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I have just updated my XCode to 3.2.4 and it turns out my unit tests are no longer working. I have configured a target and executable following the instructions from Scott Densmore so that I'm able to debug my tests.

I did change the Base SDK to iOS4.1 for my test target (LogicTests) and updated the path to the otest script for my executable (otest).

However, even though my application runs in the iPhone simulator, executing the unit tests always crashes. Here's what the console has to say when I try to run the tests:

[Session started at 2010-09-15 23:28:37 +0200.]
GNU gdb 6.3.50-20050815 (Apple version gdb-1472) (Wed Jul 21 10:53:12 UTC 2010)
Copyright 2004 Free Software Foundation, Inc.
GDB is free software, covered by the GNU General Public License, and you are
welcome to change it and/or distribute copies of it under certain conditions.
Type "show copying" to see the conditions.
There is absolutely no warranty for GDB.  Type "show warranty" for details.
This GDB was configured as "x86_64-apple-darwin".tty /dev/ttys014
Loading program into debugger…
Program loaded.
[Switching to process 12125]
warning: The target crashed on startup, maybe the shell is crashing.
"Try set start-with-shell 0" to workaround.

The Debugger has exited due to signal 6 (SIGABRT).The Debugger has exited due to signal 6 (SIGABRT).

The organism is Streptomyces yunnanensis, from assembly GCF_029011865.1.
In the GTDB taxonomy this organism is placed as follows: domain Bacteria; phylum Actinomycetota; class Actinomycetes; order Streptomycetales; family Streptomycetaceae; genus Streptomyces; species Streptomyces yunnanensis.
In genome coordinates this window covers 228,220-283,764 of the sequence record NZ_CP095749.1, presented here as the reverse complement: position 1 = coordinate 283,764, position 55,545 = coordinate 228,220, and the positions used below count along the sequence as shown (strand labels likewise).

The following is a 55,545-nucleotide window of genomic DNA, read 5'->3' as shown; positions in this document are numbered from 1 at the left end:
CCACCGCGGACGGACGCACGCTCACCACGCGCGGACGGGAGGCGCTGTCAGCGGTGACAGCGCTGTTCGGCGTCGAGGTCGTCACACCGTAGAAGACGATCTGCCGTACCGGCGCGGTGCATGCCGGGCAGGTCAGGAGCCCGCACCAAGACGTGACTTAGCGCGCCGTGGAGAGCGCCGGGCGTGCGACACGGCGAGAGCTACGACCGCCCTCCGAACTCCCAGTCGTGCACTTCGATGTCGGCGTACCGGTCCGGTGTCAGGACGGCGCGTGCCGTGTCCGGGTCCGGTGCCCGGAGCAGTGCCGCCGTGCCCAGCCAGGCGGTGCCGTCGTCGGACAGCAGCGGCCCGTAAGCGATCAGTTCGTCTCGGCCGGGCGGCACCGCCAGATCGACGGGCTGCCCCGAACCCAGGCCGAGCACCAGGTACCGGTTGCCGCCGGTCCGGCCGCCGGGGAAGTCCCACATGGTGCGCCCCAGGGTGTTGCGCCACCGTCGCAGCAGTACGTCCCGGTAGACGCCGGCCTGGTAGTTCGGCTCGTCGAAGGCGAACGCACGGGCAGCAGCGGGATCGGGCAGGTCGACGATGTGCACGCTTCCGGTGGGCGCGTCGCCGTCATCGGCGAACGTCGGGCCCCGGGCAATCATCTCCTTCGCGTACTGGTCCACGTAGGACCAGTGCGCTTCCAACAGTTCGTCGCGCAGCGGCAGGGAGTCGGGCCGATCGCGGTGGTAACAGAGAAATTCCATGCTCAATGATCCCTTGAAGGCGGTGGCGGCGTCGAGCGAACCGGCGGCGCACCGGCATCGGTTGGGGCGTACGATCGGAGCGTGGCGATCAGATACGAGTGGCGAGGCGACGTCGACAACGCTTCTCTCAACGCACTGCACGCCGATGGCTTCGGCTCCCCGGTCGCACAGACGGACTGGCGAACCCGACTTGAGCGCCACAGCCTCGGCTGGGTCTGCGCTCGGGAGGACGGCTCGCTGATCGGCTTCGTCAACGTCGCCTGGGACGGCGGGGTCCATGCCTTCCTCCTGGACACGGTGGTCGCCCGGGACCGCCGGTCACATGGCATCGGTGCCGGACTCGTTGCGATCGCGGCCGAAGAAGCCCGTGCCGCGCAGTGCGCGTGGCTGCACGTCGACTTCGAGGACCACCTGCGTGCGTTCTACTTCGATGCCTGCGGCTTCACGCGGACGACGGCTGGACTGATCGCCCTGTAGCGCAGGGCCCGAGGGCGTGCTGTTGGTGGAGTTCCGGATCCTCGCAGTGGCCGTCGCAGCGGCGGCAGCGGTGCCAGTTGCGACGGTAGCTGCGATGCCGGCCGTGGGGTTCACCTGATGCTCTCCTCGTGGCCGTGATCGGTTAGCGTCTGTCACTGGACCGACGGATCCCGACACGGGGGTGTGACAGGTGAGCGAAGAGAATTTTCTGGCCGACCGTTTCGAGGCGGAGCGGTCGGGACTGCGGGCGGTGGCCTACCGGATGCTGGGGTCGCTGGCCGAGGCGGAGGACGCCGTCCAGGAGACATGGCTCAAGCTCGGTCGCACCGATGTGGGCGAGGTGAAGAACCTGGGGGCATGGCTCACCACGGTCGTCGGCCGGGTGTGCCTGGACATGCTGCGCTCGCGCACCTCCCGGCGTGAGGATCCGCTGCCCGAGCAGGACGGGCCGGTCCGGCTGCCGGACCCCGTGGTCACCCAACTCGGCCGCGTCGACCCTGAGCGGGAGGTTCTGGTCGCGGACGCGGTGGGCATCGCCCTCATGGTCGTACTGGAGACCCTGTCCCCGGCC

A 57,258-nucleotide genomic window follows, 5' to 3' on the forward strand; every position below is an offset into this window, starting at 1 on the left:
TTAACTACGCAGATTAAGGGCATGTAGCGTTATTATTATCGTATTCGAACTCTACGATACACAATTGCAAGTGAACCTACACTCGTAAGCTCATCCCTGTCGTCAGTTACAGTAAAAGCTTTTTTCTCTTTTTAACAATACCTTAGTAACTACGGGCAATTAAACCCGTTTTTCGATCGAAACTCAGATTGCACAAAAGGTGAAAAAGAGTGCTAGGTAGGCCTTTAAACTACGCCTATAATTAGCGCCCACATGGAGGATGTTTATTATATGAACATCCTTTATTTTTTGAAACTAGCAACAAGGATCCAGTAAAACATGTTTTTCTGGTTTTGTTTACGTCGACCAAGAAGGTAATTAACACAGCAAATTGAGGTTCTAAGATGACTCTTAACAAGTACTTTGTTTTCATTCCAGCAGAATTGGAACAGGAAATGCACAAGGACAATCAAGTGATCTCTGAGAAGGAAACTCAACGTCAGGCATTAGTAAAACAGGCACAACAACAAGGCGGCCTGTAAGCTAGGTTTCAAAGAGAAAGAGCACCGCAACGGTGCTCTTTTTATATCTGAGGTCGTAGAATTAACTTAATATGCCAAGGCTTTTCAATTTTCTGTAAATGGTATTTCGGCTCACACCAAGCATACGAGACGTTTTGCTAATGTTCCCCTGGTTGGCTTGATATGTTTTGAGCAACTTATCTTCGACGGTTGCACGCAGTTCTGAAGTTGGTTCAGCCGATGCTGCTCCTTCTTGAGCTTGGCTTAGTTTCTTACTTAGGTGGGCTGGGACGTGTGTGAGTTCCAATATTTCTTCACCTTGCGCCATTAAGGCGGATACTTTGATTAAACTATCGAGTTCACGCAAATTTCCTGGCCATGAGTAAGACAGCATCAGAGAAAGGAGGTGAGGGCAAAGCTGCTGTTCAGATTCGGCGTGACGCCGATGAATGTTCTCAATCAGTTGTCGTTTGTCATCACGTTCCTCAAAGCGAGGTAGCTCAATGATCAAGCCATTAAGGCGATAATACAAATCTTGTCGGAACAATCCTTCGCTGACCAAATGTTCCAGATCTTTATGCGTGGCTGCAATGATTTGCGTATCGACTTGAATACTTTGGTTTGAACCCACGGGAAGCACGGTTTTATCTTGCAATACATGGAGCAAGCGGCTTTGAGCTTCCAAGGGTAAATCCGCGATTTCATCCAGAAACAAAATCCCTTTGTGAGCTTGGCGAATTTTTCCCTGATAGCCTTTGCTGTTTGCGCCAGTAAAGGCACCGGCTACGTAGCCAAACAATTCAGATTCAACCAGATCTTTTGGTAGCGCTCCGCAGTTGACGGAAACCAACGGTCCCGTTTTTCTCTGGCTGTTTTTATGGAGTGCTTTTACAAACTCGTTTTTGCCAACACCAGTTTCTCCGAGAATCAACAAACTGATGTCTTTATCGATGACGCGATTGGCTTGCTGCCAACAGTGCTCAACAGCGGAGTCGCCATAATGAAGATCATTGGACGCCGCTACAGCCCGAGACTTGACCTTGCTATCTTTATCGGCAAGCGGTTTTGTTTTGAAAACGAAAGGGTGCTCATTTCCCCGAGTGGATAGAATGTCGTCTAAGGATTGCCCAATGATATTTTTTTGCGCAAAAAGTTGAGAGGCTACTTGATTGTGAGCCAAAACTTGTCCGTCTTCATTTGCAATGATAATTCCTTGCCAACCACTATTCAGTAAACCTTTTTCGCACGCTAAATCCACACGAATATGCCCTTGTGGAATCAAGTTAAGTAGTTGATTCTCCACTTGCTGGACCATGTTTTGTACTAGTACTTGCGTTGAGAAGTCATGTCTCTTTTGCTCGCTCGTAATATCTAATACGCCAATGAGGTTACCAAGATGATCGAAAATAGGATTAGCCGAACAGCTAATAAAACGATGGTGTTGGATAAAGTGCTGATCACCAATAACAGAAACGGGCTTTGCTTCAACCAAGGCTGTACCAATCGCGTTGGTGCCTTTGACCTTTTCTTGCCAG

I'd appreciate any help you might be able to offer! Thanks in advance.

Cheers, Georg

share|improve this question

Totally just ran into this, too. Found I could get my tests to run by unchecking the DYLD_FORCE_FLAT_NAMESPACE environment variable. Seems to cause some awful problems. If I learn more on why, I'll post about it.

share|improve this answer
Thanks Truelson. I switched back to the non-debuggable unit tests as proposed in the apple doc before I read your post. After a minor tweak (see they work again. Unfortunately I never committed the debuggable version so I could not try out your fix. Thanks a bunch anyhow. I'll remember to test it once I switch back to debuggable tests. – Georg Gruetter Oct 4 '10 at 14:09
By the way, I've discovered cedar and am using that instead of all the xcode hackery from before. See… and search for "cedar bdd" for more details. It's a nice framework for running a testing executable, and I'm feeling pretty happy about it. – DogpatchTech Oct 4 '10 at 18:19

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